|Recoveries of Child Maintenance and Other Payments Act 2008 Lump Sum payments-October 2008 to March 2009|
|Recoveries of payments through Other Disability Benefits|
1. Information is rounded to the nearest thousand pounds.
2. Any lump sums paid under the 1979 Act or the 2008 scheme are recoverable under the Social Security (Recovery of Benefits) Act 1997. The lump sum payments are recoverable from all cases where the compensation is paid on or after 1 October 2008. Prior to that date data were not separately captured on these cases.
3. For Pneumoconiosis etc (Workers Compensation) Act 1979 'Other prescribed asbestos diseases' include Cancer, Pleural Plaques and Non-Coded diseases.
4. For Industrial Injuries Disablement Benefit and Other Disability Benefits 'Other prescribed asbestos diseases' include Cancer, Pleural Plaques and Other Work Related Diseases.
DWP accounting data
Helen Goodman: My right hon. Friend the Secretary of State visited St. Marylebone Jobcentre (part of Central London District) on 8 June and Leith Jobcentre (part of Edinburgh, Lothian and Borders District) on 1 July.
Mrs. May: To ask the Secretary of State for Work and Pensions how much Jobcentre Plus has spent on (a) acquiring office space, (b) extending existing office space and (c) converting existing office space as a result of an increased level of demand for its services in the most recent period for which figures are available.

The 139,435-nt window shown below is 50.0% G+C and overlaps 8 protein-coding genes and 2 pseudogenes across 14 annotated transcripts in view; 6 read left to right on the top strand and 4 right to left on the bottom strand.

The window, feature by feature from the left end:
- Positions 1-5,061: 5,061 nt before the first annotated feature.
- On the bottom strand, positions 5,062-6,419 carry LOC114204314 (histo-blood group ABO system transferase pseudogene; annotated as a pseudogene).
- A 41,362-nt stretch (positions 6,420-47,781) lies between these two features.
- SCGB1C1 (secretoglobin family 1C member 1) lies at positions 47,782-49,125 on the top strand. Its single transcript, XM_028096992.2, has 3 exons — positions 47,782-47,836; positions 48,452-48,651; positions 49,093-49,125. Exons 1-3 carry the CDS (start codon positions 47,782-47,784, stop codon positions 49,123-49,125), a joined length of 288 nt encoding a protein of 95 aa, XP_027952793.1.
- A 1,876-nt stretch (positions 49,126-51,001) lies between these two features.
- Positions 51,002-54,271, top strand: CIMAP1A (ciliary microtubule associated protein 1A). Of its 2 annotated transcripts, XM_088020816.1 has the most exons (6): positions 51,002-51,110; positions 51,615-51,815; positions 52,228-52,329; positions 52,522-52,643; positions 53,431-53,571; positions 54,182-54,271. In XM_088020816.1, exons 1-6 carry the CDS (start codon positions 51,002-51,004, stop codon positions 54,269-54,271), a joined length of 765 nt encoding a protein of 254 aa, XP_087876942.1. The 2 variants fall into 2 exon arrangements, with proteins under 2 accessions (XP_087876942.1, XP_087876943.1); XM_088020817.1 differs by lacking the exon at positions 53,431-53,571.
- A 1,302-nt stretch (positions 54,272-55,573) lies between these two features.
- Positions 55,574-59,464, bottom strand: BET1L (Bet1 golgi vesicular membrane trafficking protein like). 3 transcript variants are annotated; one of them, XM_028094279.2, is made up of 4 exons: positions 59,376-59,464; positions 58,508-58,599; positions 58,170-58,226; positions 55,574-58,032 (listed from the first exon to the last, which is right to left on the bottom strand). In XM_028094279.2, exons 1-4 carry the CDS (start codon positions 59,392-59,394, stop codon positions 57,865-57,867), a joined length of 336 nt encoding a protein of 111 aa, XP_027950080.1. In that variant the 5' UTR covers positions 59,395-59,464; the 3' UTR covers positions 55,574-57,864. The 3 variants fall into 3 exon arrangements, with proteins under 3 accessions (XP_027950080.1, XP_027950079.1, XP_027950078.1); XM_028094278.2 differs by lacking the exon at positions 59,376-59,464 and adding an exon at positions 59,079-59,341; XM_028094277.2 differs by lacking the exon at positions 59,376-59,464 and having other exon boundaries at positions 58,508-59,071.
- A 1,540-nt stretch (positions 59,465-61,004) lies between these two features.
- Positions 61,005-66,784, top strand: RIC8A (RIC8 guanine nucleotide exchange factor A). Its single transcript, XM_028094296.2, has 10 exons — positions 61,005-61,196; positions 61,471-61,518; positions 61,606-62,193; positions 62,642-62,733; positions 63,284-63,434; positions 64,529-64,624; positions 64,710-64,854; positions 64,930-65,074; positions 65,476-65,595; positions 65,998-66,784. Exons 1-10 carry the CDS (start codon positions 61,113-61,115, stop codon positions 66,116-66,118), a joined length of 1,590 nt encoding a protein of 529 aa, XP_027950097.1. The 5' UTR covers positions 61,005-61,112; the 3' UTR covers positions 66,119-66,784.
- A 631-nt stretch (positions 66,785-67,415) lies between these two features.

Jim Knight: The administration of Jobcentre Plus is a matter for the acting chief executive of Jobcentre Plus, Mel Groves. I have asked him to provide the right hon. Member with the information requested.
The Secretary of State for Work and Pensions has asked me to respond to your questions asking how much has been spent by Jobcentre Plus on (a) acquiring office space, (b) extending existing
office space and (c) converting existing office space as a result of an increased level of demand for its services. This is something which falls within the responsibilities delegated to me as Acting Chief Executive of Jobcentre Plus.
Jobcentre Plus is continuously reviewing existing service delivery arrangements in order to meet the challenge of the current economic climate and the planned welfare reform changes for the next two to three years.
In the light of the increased customer demand we have secured the required funding to convert or extend our existing buildings where necessary. In addition we aim to make our services accessible to customers by providing a range of support through outreach facilities, often delivering advisory and other support on partners' premises. We are supplementing these measures by operating extended opening hours in some locations where the need for this is identified locally. This includes some offices opening to the public on Saturday. We will only acquire new space where all other measures are insufficient.